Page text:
Looking back at the 1973 decision to shift the capital to Dodoma

09Aug 2016
The Guardian Reporter
The Guardian
Commentary
Looking back at the 1973 decision to shift the capital to Dodoma

ONCE upon a time the seat of this country’s government was in Bagamoyo, and in bygone times in Zanzibar. At independence in 1961 the country adopted Dar es Salaam as the capital. Dar es Salaam was then a small urban centre with a very small population.

Since then its population has grown to about five million strong, more than the population of many an African country. Although there is no time difference between the Eastern and Western parts of Tanzania,

Dar es Salaam is very distant from outlying areas such as Mutukula or Mbamba Bay, more especially given the pathetic state of transport and communications despite gigantic efforts by the fourth phase government to provide inter-regional roads.

Founder President Julius Nyerere tried to address this problem by creating new regions in 1963 and decentralizing government a decade later, to no avail. It is easier to reach the people in all corners of the country from Dodoma than Dar es Salaam.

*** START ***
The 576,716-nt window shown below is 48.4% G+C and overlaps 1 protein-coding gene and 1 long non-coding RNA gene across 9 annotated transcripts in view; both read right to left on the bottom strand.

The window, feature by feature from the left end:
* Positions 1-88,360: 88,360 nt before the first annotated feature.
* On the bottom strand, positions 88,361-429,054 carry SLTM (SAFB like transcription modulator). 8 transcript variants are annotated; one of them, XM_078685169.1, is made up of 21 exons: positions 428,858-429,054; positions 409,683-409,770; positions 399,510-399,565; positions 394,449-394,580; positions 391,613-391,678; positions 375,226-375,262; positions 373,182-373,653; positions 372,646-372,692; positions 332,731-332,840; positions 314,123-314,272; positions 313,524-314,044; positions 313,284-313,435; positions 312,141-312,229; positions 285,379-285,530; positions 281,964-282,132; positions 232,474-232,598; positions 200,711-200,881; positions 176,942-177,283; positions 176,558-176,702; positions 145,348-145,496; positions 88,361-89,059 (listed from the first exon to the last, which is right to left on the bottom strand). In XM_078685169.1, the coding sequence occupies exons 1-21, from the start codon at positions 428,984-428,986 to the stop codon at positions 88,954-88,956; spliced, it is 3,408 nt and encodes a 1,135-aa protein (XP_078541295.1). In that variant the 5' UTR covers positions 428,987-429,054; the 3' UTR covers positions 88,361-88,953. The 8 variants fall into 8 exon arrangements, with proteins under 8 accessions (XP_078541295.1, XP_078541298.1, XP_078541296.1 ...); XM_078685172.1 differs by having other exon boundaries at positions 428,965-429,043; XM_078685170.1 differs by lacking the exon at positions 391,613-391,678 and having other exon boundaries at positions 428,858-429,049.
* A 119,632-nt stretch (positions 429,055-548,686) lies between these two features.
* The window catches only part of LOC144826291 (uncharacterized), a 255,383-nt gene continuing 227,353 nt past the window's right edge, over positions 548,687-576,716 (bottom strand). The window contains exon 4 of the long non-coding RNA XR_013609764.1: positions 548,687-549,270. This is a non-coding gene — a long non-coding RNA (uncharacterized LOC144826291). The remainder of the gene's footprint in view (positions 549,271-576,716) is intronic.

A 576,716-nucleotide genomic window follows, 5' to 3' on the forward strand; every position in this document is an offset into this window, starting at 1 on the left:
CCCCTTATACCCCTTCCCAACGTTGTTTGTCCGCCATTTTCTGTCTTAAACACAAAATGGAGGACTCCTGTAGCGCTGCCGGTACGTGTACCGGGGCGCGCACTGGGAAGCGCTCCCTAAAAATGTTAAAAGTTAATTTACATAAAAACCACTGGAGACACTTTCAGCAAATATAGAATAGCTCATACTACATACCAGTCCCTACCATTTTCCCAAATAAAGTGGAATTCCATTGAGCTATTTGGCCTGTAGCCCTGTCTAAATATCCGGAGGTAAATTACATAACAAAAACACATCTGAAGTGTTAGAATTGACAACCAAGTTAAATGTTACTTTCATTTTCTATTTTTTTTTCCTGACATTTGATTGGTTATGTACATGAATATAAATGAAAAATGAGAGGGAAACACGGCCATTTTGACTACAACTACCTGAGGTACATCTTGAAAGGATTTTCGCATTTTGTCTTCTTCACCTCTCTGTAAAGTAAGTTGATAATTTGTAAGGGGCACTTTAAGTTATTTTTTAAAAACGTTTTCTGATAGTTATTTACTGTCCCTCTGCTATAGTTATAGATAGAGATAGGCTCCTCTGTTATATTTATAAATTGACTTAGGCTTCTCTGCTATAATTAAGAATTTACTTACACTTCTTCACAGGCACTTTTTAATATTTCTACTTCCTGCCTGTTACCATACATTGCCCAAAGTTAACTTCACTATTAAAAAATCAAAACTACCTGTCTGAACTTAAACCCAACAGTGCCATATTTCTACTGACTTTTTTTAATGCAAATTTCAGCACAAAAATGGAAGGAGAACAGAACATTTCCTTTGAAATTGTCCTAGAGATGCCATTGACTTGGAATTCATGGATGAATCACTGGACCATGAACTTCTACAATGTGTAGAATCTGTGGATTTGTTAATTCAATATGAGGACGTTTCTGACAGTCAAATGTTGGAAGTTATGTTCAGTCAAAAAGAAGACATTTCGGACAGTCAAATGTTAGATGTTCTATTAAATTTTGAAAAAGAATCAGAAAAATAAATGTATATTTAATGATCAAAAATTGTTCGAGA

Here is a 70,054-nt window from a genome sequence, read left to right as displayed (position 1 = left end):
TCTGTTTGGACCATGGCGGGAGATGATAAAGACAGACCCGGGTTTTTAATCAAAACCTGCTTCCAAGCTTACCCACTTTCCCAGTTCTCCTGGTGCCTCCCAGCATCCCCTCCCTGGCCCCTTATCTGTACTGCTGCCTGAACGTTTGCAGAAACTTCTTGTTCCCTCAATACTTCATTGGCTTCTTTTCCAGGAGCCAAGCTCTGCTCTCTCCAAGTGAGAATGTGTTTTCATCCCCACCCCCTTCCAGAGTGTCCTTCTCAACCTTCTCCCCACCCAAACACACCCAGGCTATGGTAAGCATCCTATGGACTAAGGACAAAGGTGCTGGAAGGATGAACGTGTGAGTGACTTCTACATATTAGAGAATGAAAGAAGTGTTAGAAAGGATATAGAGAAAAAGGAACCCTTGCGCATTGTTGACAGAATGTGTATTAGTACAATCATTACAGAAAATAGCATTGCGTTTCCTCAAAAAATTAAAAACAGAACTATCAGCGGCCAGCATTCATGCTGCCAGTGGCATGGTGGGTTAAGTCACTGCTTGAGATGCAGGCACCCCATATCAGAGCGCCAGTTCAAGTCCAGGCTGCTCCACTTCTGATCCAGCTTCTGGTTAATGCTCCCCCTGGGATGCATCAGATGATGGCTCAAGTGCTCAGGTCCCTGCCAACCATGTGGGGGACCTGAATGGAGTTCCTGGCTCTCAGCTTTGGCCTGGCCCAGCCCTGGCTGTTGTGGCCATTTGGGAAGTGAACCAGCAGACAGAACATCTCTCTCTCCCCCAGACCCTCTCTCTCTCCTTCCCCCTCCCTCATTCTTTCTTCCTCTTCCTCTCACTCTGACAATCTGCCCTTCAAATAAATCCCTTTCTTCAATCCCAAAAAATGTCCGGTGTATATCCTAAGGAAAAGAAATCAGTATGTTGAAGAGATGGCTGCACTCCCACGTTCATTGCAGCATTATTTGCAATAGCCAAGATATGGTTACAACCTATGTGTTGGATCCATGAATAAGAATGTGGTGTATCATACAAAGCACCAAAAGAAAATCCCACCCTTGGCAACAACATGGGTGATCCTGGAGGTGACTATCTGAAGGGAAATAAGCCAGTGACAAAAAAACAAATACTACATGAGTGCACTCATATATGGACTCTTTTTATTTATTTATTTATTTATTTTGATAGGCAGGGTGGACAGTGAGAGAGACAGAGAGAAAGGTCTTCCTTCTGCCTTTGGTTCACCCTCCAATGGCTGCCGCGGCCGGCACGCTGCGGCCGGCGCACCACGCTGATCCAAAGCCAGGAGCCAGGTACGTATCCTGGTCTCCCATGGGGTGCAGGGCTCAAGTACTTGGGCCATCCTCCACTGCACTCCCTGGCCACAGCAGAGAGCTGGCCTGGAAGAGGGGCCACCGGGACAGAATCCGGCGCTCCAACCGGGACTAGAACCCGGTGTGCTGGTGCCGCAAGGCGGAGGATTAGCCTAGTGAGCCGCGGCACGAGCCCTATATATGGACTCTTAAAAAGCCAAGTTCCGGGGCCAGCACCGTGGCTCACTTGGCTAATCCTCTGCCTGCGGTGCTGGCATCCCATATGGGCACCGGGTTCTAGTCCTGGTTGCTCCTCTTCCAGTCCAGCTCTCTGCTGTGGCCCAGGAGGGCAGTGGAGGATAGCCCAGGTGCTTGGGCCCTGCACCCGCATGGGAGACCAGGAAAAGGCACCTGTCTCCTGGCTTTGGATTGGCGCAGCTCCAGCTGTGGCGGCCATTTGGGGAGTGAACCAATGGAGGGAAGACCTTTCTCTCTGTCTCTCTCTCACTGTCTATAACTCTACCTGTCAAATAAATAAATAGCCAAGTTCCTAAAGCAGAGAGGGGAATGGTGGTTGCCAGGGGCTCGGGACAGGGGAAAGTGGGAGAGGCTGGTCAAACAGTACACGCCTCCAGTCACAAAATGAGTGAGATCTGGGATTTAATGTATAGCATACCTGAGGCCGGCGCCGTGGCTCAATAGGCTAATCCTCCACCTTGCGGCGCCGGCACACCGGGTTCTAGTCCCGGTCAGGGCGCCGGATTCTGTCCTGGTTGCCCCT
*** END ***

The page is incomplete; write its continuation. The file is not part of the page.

Thus, as early as 1966 Hon Joseph Nyerere, then Deputy Minister and the President’s half brother, introduced a motion in the National Assembly calling for the relocation of the capital to Dodoma. It did not see the light of day, following Finance Minister Amir Jamal’s opposition based on the huge costs that would be involved.

Then in 1972, the Mwanza Regional Party Executive Committee - with Lawi Sijaona as Regional Party Secretary - proposed that the capital be shifted from Dar es Salaam to the central Tanzanian town of Dodoma. It was not immediately taken up.

However, following a widespread national dialogue on the proposal revolving around party branches, in 1973 the TANU National Conference supported the proposal to shift the capital to Dodoma. Security considerations of a coastal city and the geographical centrality of Dodoma rationalized this decision.